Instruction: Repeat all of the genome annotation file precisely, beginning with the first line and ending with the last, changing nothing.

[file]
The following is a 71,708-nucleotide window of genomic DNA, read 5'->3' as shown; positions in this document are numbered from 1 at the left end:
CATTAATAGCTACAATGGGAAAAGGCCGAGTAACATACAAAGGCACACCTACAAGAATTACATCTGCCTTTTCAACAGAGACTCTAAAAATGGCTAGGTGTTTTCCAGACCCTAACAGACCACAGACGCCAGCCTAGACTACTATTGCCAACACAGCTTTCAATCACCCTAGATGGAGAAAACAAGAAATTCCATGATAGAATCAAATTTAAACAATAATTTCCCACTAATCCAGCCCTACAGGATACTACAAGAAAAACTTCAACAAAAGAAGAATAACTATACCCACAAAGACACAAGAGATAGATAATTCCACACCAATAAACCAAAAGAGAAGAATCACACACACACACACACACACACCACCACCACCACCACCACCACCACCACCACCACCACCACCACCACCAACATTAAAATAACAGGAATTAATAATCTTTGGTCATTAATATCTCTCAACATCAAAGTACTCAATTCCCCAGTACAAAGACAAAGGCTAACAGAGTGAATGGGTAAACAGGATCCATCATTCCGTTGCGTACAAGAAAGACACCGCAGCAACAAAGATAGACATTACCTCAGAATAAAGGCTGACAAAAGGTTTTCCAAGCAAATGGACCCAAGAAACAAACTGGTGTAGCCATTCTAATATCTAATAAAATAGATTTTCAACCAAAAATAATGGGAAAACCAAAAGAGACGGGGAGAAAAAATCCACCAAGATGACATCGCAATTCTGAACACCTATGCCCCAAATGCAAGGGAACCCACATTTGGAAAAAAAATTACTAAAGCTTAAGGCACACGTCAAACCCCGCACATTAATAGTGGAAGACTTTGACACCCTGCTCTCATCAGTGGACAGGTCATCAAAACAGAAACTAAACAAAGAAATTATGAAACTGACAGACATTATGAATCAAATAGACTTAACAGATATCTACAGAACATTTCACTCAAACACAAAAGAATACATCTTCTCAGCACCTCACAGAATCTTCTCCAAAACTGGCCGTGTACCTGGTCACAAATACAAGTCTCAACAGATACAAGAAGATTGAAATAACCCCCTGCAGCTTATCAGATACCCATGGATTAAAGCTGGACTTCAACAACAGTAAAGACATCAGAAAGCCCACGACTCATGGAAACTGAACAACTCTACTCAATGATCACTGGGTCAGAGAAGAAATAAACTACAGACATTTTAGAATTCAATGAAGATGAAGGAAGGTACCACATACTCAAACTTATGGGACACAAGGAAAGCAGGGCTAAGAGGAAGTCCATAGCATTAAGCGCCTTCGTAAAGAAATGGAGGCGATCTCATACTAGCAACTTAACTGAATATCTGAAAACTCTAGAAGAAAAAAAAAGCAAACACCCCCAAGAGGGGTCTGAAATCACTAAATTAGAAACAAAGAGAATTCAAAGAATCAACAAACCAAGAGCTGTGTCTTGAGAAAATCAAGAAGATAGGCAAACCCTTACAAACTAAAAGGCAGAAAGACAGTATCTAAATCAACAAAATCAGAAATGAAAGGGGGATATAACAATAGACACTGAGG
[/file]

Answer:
The following is a 71,708-nucleotide window of genomic DNA, read 5'->3' as shown; positions in this document are numbered from 1 at the left end:
CATTAATAGCTACAATGGGAAAAGGCCGAGTAACATACAAAGGCACACCTACAAGAATTACATCTGCCTTTTCAACAGAGACTCTAAAAATGGCTAGGTGTTTTCCAGACCCTAACAGACCACAGACGCCAGCCTAGACTACTATTGCCAACACAGCTTTCAATCACCCTAGATGGAGAAAACAAGAAATTCCATGATAGAATCAAATTTAAACAATAATTTCCCACTAATCCAGCCCTACAGGATACTACAAGAAAAACTTCAACAAAAGAAGAATAACTATACCCACAAAGACACAAGAGATAGATAATTCCACACCAATAAACCAAAAGAGAAGAATCACACACACACACACACACACACCACCACCACCACCACCACCACCACCACCACCACCACCACCACCACCAACATTAAAATAACAGGAATTAATAATCTTTGGTCATTAATATCTCTCAACATCAAAGTACTCAATTCCCCAGTACAAAGACAAAGGCTAACAGAGTGAATGGGTAAACAGGATCCATCATTCCGTTGCGTACAAGAAAGACACCGCAGCAACAAAGATAGACATTACCTCAGAATAAAGGCTGACAAAAGGTTTTCCAAGCAAATGGACCCAAGAAACAAACTGGTGTAGCCATTCTAATATCTAATAAAATAGATTTTCAACCAAAAATAATGGGAAAACCAAAAGAGACGGGGAGAAAAAATCCACCAAGATGACATCGCAATTCTGAACACCTATGCCCCAAATGCAAGGGAACCCACATTTGGAAAAAAAATTACTAAAGCTTAAGGCACACGTCAAACCCCGCACATTAATAGTGGAAGACTTTGACACCCTGCTCTCATCAGTGGACAGGTCATCAAAACAGAAACTAAACAAAGAAATTATGAAACTGACAGACATTATGAATCAAATAGACTTAACAGATATCTACAGAACATTTCACTCAAACACAAAAGAATACATCTTCTCAGCACCTCACAGAATCTTCTCCAAAACTGGCCGTGTACCTGGTCACAAATACAAGTCTCAACAGATACAAGAAGATTGAAATAACCCCCTGCAGCTTATCAGATACCCATGGATTAAAGCTGGACTTCAACAACAGTAAAGACATCAGAAAGCCCACGACTCATGGAAACTGAACAACTCTACTCAATGATCACTGGGTCAGAGAAGAAATAAACTACAGACATTTTAGAATTCAATGAAGATGAAGGAAGGTACCACATACTCAAACTTATGGGACACAAGGAAAGCAGGGCTAAGAGGAAGTCCATAGCATTAAGCGCCTTCGTAAAGAAATGGAGGCGATCTCATACTAGCAACTTAACTGAATATCTGAAAACTCTAGAAGAAAAAAAAAGCAAACACCCCCAAGAGGGGTCTGAAATCACTAAATTAGAAACAAAGAGAATTCAAAGAATCAACAAACCAAGAGCTGTGTCTTGAGAAAATCAAGAAGATAGGCAAACCCTTACAAACTAAAAGGCAGAAAGACAGTATCTAAATCAACAAAATCAGAAATGAAAGGGGGATATAACAATAGACACTGAGG